Meeting on the mountain (pt. 2).
The continuing account of a hike on Greenwood mountain unfolds a bit more today. I mentioned yesterday of the trail and that another person had already walked it a few days earlier. My struggles have already been documented and I want to share another thing learned about God's character and my foibles.
At first glance I assumed the person before me had run up this trail. The strides were exceptionally long and I tried to match their footprints. I found myself leaping from one step to the next. Didn't take long to give up this contest. Further up the mountain, it became obvious to me that running would not have been possible. The trail was too dangerous and rocky. The person who preceded me was blessed with long legs and an incredible long stride. There were dog tracks that accompanied the person tracks.
One thing God needed me to learn the hard way was that comparing my life with another person is foolhardy and pointless. Fact is, God has made me unique and I have specific gifts that need to be offered for God's glory. On my hike, I fell for the same trap that Simon Peter stumbled into in John 21.
"Jesus said this to indicate the kind of death by which Peter would glorify God. Then he said to him, “Follow me!” Peter turned and saw that the disciple whom Jesus loved was following them. (This was the one who had leaned back against Jesus at the supper and had said, “Lord, who is going to betray you?”) When Peter saw him, he asked, “Lord, what about him?” (John 21:19-21, NIV)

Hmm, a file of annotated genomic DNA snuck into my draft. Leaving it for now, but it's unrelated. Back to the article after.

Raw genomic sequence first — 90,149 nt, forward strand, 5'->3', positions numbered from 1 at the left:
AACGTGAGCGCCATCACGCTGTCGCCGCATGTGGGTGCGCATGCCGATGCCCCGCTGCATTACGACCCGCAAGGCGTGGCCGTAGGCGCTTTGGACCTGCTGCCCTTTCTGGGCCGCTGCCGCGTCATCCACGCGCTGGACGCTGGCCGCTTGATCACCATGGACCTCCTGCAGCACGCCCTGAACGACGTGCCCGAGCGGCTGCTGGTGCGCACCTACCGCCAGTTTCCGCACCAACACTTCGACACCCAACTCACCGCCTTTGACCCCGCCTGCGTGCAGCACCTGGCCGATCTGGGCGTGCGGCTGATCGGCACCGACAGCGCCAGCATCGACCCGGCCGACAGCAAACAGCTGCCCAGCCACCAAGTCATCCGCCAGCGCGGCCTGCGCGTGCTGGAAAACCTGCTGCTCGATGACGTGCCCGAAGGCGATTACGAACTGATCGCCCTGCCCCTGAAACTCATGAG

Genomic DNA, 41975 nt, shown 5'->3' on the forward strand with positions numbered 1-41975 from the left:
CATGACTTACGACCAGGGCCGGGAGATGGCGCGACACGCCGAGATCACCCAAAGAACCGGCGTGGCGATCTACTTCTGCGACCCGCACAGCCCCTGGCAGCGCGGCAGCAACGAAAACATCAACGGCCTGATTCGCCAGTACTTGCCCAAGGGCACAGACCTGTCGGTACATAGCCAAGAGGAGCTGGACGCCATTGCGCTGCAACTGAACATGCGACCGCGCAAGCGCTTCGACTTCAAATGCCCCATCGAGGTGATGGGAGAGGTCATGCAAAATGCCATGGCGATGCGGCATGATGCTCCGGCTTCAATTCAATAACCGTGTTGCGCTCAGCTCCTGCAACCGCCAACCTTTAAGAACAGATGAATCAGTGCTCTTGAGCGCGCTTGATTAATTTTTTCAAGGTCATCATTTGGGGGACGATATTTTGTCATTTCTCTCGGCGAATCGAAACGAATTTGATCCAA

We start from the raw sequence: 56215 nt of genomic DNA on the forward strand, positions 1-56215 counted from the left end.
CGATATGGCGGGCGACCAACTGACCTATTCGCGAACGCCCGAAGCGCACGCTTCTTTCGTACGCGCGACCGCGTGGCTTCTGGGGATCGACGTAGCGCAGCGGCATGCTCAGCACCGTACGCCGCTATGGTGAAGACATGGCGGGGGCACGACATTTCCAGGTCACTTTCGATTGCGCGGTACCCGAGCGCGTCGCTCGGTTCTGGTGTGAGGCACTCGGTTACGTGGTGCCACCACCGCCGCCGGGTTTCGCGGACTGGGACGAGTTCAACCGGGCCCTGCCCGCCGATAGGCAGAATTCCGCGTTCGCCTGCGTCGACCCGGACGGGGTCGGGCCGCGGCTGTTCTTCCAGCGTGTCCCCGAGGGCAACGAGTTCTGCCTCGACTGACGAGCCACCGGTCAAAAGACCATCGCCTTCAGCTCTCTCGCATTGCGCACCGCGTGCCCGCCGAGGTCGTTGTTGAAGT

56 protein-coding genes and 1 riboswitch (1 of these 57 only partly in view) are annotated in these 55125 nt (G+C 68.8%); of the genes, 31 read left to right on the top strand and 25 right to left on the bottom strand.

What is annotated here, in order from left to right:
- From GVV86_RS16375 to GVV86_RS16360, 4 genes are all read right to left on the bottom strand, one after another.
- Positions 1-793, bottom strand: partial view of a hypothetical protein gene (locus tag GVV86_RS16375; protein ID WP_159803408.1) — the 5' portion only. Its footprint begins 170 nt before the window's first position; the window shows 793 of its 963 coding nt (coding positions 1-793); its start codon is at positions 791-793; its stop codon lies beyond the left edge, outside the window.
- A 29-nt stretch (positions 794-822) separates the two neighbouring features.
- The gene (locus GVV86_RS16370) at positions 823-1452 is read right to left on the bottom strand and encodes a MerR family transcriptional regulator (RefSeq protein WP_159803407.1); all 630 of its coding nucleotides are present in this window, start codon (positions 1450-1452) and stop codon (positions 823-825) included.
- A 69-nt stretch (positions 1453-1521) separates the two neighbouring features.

Peter had just been restored back into fellowship with Jesus. Previously, Peter denied Jesus and here in John 21 Jesus offers him a new beginning. Having just experienced reconciliation, one would think Peter would have been doing cartwheels. Instead, Peter looked at John and immediately said, "What about him?" Ahhhhhhh!!!!! **Sigh**
There it is. Did you hear it? Peter wasn't content in his new found place of grace. He had to question the life and faith journey of someone else. Sounds familiar. The danger of playing the comparison game is that God has created us and gifted us with different gifts. The beauty of the Kingdom of God is revealed when the redeemed use their gifts alongside and in addition to others and always for God's glory.
I questioned my worth in ministry in comparison to other pastors and that was my first mistake. The second was thinking because I wasn't like others, somehow I was less faithful or effective. Imagine watching my short legs trying to match long strides on the mountain trail. I didn't look graceful or effective. Stop it Randy. You were not meant to mimic others. Be yourself! Imitate Jesus.
Do you struggle playing the comparison game? Do you compare your life, gifts, looks, faith, or some other personal attribute with others? It really isn't productive. You need to stop it. You must realize that God has made you unique and special. Use what God has given you and stop leaping toward the next distant footprint. You look as silly as I did the other day.